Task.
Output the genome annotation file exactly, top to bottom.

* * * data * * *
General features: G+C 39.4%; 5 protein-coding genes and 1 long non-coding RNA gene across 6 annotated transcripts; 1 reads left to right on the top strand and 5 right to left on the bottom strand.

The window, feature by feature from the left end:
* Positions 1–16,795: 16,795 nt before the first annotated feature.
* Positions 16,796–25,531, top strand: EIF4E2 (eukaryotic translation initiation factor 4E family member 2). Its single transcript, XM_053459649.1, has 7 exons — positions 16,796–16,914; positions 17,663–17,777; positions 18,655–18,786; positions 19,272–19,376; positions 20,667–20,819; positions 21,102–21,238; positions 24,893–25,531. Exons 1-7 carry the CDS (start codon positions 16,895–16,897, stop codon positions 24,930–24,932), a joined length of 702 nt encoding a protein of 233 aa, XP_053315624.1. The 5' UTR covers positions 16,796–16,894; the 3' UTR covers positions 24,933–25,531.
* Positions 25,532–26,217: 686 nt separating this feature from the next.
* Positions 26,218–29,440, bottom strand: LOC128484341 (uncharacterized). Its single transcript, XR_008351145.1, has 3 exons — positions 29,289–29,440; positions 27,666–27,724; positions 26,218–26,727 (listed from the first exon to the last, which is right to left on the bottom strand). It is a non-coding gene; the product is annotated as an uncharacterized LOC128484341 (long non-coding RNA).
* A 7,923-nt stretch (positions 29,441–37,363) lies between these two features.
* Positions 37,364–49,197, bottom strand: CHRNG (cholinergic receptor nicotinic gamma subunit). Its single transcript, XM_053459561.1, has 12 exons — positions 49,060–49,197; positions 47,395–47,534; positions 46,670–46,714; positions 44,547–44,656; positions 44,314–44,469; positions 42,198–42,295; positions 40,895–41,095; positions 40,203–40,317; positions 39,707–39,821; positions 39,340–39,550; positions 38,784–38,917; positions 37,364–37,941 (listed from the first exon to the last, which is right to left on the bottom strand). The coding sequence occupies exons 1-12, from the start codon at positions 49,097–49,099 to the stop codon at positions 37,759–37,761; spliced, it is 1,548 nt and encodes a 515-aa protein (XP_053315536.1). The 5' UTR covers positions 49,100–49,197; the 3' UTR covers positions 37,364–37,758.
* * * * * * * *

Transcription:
General features: G+C 39.4%; 5 protein-coding genes and 1 long non-coding RNA gene across 6 annotated transcripts; 1 reads left to right on the top strand and 5 right to left on the bottom strand.

The window, feature by feature from the left end:
* Positions 1–16,795: 16,795 nt before the first annotated feature.
* Positions 16,796–25,531, top strand: EIF4E2 (eukaryotic translation initiation factor 4E family member 2). Its single transcript, XM_053459649.1, has 7 exons — positions 16,796–16,914; positions 17,663–17,777; positions 18,655–18,786; positions 19,272–19,376; positions 20,667–20,819; positions 21,102–21,238; positions 24,893–25,531. Exons 1-7 carry the CDS (start codon positions 16,895–16,897, stop codon positions 24,930–24,932), a joined length of 702 nt encoding a protein of 233 aa, XP_053315624.1. The 5' UTR covers positions 16,796–16,894; the 3' UTR covers positions 24,933–25,531.
* Positions 25,532–26,217: 686 nt separating this feature from the next.
* Positions 26,218–29,440, bottom strand: LOC128484341 (uncharacterized). Its single transcript, XR_008351145.1, has 3 exons — positions 29,289–29,440; positions 27,666–27,724; positions 26,218–26,727 (listed from the first exon to the last, which is right to left on the bottom strand). It is a non-coding gene; the product is annotated as an uncharacterized LOC128484341 (long non-coding RNA).
* A 7,923-nt stretch (positions 29,441–37,363) lies between these two features.
* Positions 37,364–49,197, bottom strand: CHRNG (cholinergic receptor nicotinic gamma subunit). Its single transcript, XM_053459561.1, has 12 exons — positions 49,060–49,197; positions 47,395–47,534; positions 46,670–46,714; positions 44,547–44,656; positions 44,314–44,469; positions 42,198–42,295; positions 40,895–41,095; positions 40,203–40,317; positions 39,707–39,821; positions 39,340–39,550; positions 38,784–38,917; positions 37,364–37,941 (listed from the first exon to the last, which is right to left on the bottom strand). The coding sequence occupies exons 1-12, from the start codon at positions 49,097–49,099 to the stop codon at positions 37,759–37,761; spliced, it is 1,548 nt and encodes a 515-aa protein (XP_053315536.1). The 5' UTR covers positions 49,100–49,197; the 3' UTR covers positions 37,364–37,758.